Max leads the monsters on a “wild rumpus,” oversees their construction of a massive globe-like fort, and even succeeds in coaxing everyone to sleep in a big pile, but of course he lacks magical powers, and can’t quite obliterate sadness. His negotiation with this impotence is the fulcrum of the entire story, and Jonze and Eggers navigate the fulcrum subtly. Max does evolve, and figures out some of those grown-up emotional grammars, but there’s no bald, awkward “I learned something today” moment. The evolution feels natural, familiar—that slow coming-to-terms-with-oneself that everyone has experienced—and as Max grows, the camera begins to steady and draw away from him, presenting him as a functional part of his world.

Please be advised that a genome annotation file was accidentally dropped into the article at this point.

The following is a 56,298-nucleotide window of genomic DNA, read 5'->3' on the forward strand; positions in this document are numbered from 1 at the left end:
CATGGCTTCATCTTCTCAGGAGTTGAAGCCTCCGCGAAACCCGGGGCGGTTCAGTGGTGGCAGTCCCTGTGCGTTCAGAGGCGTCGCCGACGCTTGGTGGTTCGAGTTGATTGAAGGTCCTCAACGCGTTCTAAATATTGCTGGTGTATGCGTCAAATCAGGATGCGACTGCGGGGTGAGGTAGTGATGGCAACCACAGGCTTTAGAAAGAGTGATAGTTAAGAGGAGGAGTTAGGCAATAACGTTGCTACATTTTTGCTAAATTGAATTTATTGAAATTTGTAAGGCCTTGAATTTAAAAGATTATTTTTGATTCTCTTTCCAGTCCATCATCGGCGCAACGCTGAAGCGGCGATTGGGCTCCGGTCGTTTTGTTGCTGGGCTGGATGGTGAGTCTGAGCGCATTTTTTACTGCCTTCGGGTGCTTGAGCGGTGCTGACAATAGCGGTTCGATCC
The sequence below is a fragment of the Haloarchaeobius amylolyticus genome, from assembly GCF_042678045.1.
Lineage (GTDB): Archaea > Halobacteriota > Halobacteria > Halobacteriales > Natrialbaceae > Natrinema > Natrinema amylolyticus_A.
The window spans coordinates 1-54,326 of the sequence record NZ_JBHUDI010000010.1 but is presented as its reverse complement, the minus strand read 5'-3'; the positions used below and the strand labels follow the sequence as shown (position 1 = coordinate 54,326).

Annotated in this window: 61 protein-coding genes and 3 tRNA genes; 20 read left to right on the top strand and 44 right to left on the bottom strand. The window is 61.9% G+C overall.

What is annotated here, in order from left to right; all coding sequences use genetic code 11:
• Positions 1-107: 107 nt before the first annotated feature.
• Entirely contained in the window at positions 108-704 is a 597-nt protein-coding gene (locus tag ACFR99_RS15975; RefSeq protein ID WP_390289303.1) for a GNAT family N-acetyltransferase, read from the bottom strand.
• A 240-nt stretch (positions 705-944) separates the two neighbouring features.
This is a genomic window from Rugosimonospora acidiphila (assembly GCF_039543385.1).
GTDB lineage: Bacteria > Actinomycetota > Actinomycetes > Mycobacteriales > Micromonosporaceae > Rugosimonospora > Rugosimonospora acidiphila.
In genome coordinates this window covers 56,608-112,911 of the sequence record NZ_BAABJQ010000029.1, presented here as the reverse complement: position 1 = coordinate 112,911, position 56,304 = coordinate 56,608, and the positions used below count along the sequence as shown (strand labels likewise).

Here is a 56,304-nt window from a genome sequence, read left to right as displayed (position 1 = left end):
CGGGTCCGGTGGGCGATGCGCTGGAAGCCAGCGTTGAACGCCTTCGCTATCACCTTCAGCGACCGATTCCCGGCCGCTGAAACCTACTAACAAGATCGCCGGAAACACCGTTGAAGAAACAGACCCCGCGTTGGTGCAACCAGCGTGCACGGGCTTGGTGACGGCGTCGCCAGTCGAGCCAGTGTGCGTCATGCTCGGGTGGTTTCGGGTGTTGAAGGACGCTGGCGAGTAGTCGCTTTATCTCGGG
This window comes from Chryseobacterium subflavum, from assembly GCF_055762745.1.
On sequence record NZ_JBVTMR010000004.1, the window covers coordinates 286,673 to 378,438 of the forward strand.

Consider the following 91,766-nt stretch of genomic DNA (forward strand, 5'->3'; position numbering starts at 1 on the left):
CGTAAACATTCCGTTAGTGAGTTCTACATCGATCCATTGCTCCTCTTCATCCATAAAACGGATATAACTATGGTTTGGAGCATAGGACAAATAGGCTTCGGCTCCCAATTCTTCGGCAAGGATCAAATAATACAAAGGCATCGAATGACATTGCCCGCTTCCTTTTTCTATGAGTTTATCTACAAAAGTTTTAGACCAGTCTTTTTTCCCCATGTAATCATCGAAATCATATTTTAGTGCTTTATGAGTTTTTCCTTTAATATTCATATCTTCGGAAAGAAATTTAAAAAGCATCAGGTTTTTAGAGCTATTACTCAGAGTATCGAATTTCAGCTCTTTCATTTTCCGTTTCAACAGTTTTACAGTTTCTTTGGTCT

The most damning thing you could say about Where the Wild Things Are is that it’s not particularly fun. It’s not ponderous, either, and there are plenty of fun or funny moments, but overall it’s a serious film that’s both for and about kids. That makes it a rarity, something we’re not quite accustomed to, and it’s easy to understand some would-be viewers’ reluctance. If you’re out for a lighthearted family afternoon at the movies, this probably isn’t the film for you. Honestly, it seems more like something to show the kids on a rainy day, when moods skew toward the sour and claustrophobic. Where the Wild Things Are is about understanding your vulnerabilities and the vulnerabilities of others, about learning to navigate complex emotional worlds. It may not offer much in the way of escapist fun (Max’s escape is inward, to a more dangerous place), but it’s thoughtful and ultimately affirmative, built with grace and great empathy.